Two-time winner and four-time nominee for the Dora Mavor Moore Award, Native Earth’s production of Cliff Cardinal’s Huff is back in Toronto this October!
Huff premiered at Aki Studio as part of Native Earth’s 2015 season. In 2016, Huff had an enormously successful nine-city national tour, followed by an international tour in 2017 to Australia and England, with an additional stop in Manitoba.
Director & Dramaturge Karin Randoja
Playwright & Performer Cliff Cardinal
Set & Costume Designer Jackie Chau
Lighting Designer Michelle Ramsay
Sound Designer Alex Williams
Stage Manager Jennifer Stobart
Production Manager Pip Bradford
Native Earth Performing Arts is pleased to announce our new Artistic Director Ryan Cunningham, whose fresh leadership and zealous vision will move NEPA into yet another exciting era of creating strong Indigenous work for our community and beyond.
“We were impressed and excited about many of Ryan’s ideas for Native Earth, which included multidisciplinary connections with the arts community and the national Indigenous community,” says Jed DeCory, President of NEPA’s Board of Directors. “We feel that with his energy and vision we will be able to continue on a path to a positive future.”
Ryan is a proud Métis (Cree/Scottish) from Edmonton, Alberta and has worked as a professional actor across Canada. He is the co-founder and Artistic Manager of Alberta Aboriginal Performing Arts and the co-curator/producer of The RUBABOO Arts Festival, which kicks off on January 30th in Edmonton. He is co-founder of The Agkowe Collective which continues to bring the award winning play to communities across Canada and beyond. Ryan is a board member of two prominent national organizations: IPAA (Indigenous Performing Arts Alliance) and the CanDANCE Network.
Ryan recently performed in Yukonstyle at the Berkeley Street Theatre (Canadian Stage). As an actor he has performed in notable productions such as King Lear and The Ecstasy of Rita Joe (National Arts Centre), Urinetown: The Musical and Vimy (Firehall Arts Centre) and Next Year’s Man of Steel (Shadow Theatre). Ryan can be seen right now on APTN (Aboriginal Peoples Television Network) in the third season of the award winning series Blackstone, as well as Mixed Blessings, Earth: Final Conflict and Blue Murder.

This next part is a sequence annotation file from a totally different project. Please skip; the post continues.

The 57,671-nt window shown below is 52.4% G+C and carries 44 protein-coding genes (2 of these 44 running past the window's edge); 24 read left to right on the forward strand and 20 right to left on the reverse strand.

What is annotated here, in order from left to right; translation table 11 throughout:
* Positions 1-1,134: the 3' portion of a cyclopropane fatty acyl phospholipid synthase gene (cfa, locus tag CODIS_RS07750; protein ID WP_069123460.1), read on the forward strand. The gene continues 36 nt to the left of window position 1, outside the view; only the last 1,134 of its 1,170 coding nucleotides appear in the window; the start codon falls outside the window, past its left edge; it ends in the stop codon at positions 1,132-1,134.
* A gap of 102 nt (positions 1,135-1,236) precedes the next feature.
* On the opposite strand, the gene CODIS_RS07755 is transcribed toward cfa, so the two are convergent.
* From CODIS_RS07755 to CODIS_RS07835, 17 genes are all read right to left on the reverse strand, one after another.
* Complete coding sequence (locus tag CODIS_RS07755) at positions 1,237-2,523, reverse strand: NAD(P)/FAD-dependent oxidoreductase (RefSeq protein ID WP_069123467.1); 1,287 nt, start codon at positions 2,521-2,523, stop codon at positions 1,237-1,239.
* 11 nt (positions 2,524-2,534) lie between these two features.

Ryan’s involvement with Native Earth began as an actor in the fall of 2003 during the 16th Weesageechak Festival. He has been a featured actor in NEPA mainstage productions: Annie Mae’s Movement, Death of a Chief and Dreary & Izzy. Ryan was a Festival Associate at Native Earth supporting the 23rd annual Weesageechak Begins to Dance.
Native Earth welcomes Ryan to its community and family. We look forward to sharing his artistic vision in the months to come as he steps into our office as of January 6, 2014.
Native Earth Performing Arts is a not-for-profit organization dedicated to creating and producing Native performance works. Founded in 1982, Native Earth Performing Arts is Canada’s oldest professional Native theatre company. Native Earth has participated in the development of a community of artists, and in the creation of several Aboriginal classics including Almighty Voice and His Wife by Daniel David Moses, The Rez Sisters and Dry Lips Oughta Move To Kapuskasing by Tomson Highway, Someday by Drew Hayden Taylor and Moonlodge by Margo Kane. In 1989, Native Earth instituted an annual development festival of new work called Weesageechak Begins to Dance. Since then, the Weesageechak Festival has helped develop over 100 new dance and theatre works by emerging and established artists, including Princess Pocahontas and the Blue Spots by Monique Mojica, Annie Mae’s Movement by Yvette Nolan, Tales of an Urban Indian by Darrell Dennis and Gordon Winter by Kenneth T. Williams.